There are some credible theories that we evolved and are Born To Run (name of a good book). Research it if you want to know more. Do you want to know more?

      • Same here.
      • by Smauler (915644)

        I'm pretty sure we're all meant to run a LOT more than we do - and we've forced ourselves to stop due to social pressure.

        Hate to break it to you... but we're not. Humans run worse than just about every vaguely similar sized animal on the planet. The reason that we are the way we are is most definitely not because we can run fast.

        It's up to you whether you run - I hate running personally, but love swimming, football (yes I know that involves running), rowing, tennis (see before). My knees are not cut ou

        • by scheme (19778) on Thursday January 31, 2013 @03:37AM (#42748295)

          I'm pretty sure we're all meant to run a LOT more than we do - and we've forced ourselves to stop due to social pressure.

          Hate to break it to you... but we're not. Humans run worse than just about every vaguely similar sized animal on the planet. The reason that we are the way we are is most definitely not because we can run fast.

          It's up to you whether you run - I hate running personally, but love swimming, football (yes I know that involves running), rowing, tennis (see before). My knees are not cut out for long distances.

          Actually, if you look at the stats, people tend to be the most efficient runners on the planet (with kangaroos coming in second). Although quadrupeds can run faster, they tire out much more quickly as well as overheat. The end result is that over longer distances (45+ km), humans are pretty competitive with animals such as horses. There's actually a hunting technique that's been used called exhaustion hunting, where people chased a deer or whatever until it collapsed from exhaustion and then ran up to it and killed it. It works because running on two legs is more efficient than running on 4 legs and because people have a few adaptations (e.g. hairless skin, etc.) that allow them to get rid of heat more easily.

        • by BitZtream (692029)

          You could not possibly be more incorrect.

          Humans are the most efficient running animals on the planet. We can literally run down ANY creature on the surface of the Earth. We can literally kill creatures by running them into heat exhaustion and in fact still do in many parts of the world such as Australia and the plains of Africa.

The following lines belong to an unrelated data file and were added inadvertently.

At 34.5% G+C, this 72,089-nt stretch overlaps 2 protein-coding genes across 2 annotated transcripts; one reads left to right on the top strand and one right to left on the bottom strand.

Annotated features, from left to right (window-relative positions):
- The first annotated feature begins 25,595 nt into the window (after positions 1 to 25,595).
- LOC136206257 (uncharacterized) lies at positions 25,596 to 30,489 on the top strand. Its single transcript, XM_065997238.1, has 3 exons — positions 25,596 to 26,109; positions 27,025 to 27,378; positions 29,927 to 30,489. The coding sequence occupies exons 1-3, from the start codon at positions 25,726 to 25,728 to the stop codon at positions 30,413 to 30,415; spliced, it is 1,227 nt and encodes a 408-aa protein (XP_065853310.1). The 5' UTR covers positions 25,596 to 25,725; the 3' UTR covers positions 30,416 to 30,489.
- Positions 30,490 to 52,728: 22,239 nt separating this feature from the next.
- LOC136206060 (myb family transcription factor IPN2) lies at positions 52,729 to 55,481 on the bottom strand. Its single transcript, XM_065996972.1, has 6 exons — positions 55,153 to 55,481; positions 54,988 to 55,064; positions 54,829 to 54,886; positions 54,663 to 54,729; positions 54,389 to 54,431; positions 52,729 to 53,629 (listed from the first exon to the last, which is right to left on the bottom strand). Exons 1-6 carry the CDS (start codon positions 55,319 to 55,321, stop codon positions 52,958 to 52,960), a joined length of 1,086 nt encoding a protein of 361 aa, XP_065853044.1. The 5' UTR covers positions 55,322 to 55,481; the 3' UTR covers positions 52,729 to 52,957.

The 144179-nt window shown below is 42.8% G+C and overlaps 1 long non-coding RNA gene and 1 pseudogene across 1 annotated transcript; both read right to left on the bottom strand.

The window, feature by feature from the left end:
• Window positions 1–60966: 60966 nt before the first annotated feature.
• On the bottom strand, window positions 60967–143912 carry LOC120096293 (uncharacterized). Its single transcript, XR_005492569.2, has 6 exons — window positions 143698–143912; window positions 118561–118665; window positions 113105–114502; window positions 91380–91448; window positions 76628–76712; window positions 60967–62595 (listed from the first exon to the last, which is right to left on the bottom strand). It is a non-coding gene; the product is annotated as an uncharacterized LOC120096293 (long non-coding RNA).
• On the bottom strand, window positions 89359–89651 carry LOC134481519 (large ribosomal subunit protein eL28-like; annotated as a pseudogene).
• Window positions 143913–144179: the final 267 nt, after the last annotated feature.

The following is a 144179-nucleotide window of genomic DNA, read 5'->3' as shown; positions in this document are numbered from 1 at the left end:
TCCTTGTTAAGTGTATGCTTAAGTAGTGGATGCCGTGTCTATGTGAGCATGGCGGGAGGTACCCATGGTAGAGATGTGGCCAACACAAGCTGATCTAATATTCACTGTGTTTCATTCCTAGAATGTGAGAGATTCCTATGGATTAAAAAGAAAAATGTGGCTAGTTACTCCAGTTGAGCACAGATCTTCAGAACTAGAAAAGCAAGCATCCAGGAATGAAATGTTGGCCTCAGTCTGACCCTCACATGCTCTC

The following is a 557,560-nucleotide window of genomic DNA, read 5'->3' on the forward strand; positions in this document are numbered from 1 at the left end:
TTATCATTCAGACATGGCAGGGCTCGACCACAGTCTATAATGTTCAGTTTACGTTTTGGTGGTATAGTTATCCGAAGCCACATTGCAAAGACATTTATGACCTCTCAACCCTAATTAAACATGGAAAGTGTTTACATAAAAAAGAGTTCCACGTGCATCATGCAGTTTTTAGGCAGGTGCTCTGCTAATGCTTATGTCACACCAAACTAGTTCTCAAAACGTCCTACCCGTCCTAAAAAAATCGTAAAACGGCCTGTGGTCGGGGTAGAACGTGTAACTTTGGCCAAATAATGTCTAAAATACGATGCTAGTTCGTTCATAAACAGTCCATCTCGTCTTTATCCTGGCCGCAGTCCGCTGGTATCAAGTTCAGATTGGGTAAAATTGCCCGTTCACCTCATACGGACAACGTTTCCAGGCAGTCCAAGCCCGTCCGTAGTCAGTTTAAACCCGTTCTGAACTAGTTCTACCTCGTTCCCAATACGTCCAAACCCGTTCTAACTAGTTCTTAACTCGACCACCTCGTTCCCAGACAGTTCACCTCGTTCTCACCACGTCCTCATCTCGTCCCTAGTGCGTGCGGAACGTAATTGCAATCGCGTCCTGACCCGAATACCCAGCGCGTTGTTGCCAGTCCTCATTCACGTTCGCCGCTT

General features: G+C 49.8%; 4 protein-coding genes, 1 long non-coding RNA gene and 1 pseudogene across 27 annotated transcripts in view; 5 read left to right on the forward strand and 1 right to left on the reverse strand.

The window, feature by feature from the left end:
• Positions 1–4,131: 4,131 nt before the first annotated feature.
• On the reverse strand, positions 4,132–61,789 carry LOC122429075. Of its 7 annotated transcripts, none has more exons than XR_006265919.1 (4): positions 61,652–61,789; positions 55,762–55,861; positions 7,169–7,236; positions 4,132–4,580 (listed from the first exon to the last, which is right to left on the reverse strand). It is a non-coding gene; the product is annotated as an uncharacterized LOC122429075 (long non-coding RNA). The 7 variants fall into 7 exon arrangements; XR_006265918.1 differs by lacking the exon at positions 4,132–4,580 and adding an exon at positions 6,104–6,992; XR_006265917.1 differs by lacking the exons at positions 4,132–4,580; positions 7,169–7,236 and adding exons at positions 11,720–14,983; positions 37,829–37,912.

We aren't the fastest, but we are by far the most efficient long distance runners to exist.

    • Old bull and young bull are on top of a hill. They look around and see a herd of cows. The young bull gets all excited, says: 'I'm going to run down there and fuck a cow'. The old bull says: 'I'm going to walk down there and then fuck _all_ those cows.'

    • by BitZtream (692029)

      It may be tempting, but its certainly shines of ignorance.

      There is no other animal on the planet that can run for the distances we can. We are the definitive long distance runners of the planet. Our ancestors on the plains of Africa hunted not by being quicker than other animals but by running them down until heat exhaustion took its toll and practically killed them without a weapon.

      I didn't RTFA but the summery sounds like regurgitation of shit I've known since high school.

      We aren't built to be lazy, we'

  • Fuck Sake (Score:5, Insightful)

    by EmagGeek (574360) <gterich@@@aol...com> on Wednesday January 30, 2013 @08:37PM (#42745669) Journal

    It's not called being lazy. It's called SURVIVING on LIMITED RESOURCES, which is what Humans had to do for hundreds of thousands of years before developing the technology to increase food availability.

    Expending the least amount of energy was called SURVIVAL.

    We really have completely lost touch with reality, haven't we? We are living in the idiocracy.

    • Angry much?
    • by schlachter (862210) on Wednesday January 30, 2013 @08:54PM (#42745841)

      It's not called being lazy. It's called SURVIVING on LIMITED RESOURCES, ....

      And I totally pictured a bunch of nerds in their parent's basements living off energy drinks and cheetos...reaching for their mouse

    • Re:Fuck Sake (Score:5, Insightful)

      by mister2au (1707664) on Wednesday January 30, 2013 @09:08PM (#42745947)

      I think there is a more subtle point to the study ...

      Energy expenditure for walking above 2m/s (7.2kph / 4.5mph) increases quite dramatically and for above 3m/s (10.8kph / 6.8/mph) you physically need to be running.

      In the transition (between 2-3 m/s) it seems to be more economical to access the low energy walking at low speed supplemented by whatever limited running is needed. For example, to average 2.5 m/s (9kph or 5.6mph) it is better walk half of it at 2m/s and run half at 3m/s rather than power-walk or slow-jog at 2.5 m/s consistently.

      Point of the study is that people tend to naturally optimise this ... or conversely i would argue that people are poor at judging speeds and have to increase/decrease to make the time limit - it would be interesting to repeat but give people a pace-indicator and see if people still maintained alternating speeds or changed instead to a steady pace.

      Obviously the title is stupid and really should been focused on how WELL people optimise their energy output not whether people do.

    • Not just humans, I would argue most (if not all) life expends as little energy as necessary.
      • by Leuf (918654)
        Please explain this to the squirrels and chipmunks in my backyard that dart and twitch around like meth heads on a sugar high.